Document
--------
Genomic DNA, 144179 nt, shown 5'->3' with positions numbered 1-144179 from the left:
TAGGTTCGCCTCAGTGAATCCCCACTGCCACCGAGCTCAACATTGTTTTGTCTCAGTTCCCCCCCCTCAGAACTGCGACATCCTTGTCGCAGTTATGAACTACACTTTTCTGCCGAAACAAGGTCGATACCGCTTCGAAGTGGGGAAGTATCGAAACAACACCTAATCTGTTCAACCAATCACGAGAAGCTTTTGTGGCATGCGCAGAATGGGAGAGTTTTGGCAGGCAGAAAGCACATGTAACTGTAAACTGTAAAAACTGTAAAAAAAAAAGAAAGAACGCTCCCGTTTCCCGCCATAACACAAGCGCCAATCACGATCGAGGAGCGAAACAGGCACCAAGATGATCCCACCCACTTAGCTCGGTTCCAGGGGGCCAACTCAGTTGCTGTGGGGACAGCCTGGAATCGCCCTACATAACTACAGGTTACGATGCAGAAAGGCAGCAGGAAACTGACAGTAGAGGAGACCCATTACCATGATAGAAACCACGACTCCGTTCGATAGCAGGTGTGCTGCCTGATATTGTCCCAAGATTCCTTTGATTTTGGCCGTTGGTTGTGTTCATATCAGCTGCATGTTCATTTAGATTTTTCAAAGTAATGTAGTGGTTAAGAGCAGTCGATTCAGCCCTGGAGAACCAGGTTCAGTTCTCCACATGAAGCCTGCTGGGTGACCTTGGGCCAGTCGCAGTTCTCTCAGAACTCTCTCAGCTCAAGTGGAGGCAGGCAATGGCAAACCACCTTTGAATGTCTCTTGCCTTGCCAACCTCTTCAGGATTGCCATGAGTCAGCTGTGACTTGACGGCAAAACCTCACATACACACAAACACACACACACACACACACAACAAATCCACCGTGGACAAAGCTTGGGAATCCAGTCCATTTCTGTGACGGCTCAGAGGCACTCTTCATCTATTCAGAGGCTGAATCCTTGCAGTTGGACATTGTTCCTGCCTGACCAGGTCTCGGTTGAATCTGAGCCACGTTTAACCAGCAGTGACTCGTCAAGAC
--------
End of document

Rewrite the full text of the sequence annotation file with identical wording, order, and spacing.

Genomic DNA, 144179 nt, shown 5'->3' with positions numbered 1-144179 from the left:
TAGGTTCGCCTCAGTGAATCCCCACTGCCACCGAGCTCAACATTGTTTTGTCTCAGTTCCCCCCCCTCAGAACTGCGACATCCTTGTCGCAGTTATGAACTACACTTTTCTGCCGAAACAAGGTCGATACCGCTTCGAAGTGGGGAAGTATCGAAACAACACCTAATCTGTTCAACCAATCACGAGAAGCTTTTGTGGCATGCGCAGAATGGGAGAGTTTTGGCAGGCAGAAAGCACATGTAACTGTAAACTGTAAAAACTGTAAAAAAAAAAGAAAGAACGCTCCCGTTTCCCGCCATAACACAAGCGCCAATCACGATCGAGGAGCGAAACAGGCACCAAGATGATCCCACCCACTTAGCTCGGTTCCAGGGGGCCAACTCAGTTGCTGTGGGGACAGCCTGGAATCGCCCTACATAACTACAGGTTACGATGCAGAAAGGCAGCAGGAAACTGACAGTAGAGGAGACCCATTACCATGATAGAAACCACGACTCCGTTCGATAGCAGGTGTGCTGCCTGATATTGTCCCAAGATTCCTTTGATTTTGGCCGTTGGTTGTGTTCATATCAGCTGCATGTTCATTTAGATTTTTCAAAGTAATGTAGTGGTTAAGAGCAGTCGATTCAGCCCTGGAGAACCAGGTTCAGTTCTCCACATGAAGCCTGCTGGGTGACCTTGGGCCAGTCGCAGTTCTCTCAGAACTCTCTCAGCTCAAGTGGAGGCAGGCAATGGCAAACCACCTTTGAATGTCTCTTGCCTTGCCAACCTCTTCAGGATTGCCATGAGTCAGCTGTGACTTGACGGCAAAACCTCACATACACACAAACACACACACACACACACACAACAAATCCACCGTGGACAAAGCTTGGGAATCCAGTCCATTTCTGTGACGGCTCAGAGGCACTCTTCATCTATTCAGAGGCTGAATCCTTGCAGTTGGACATTGTTCCTGCCTGACCAGGTCTCGGTTGAATCTGAGCCACGTTTAACCAGCAGTGACTCGTCAAGAC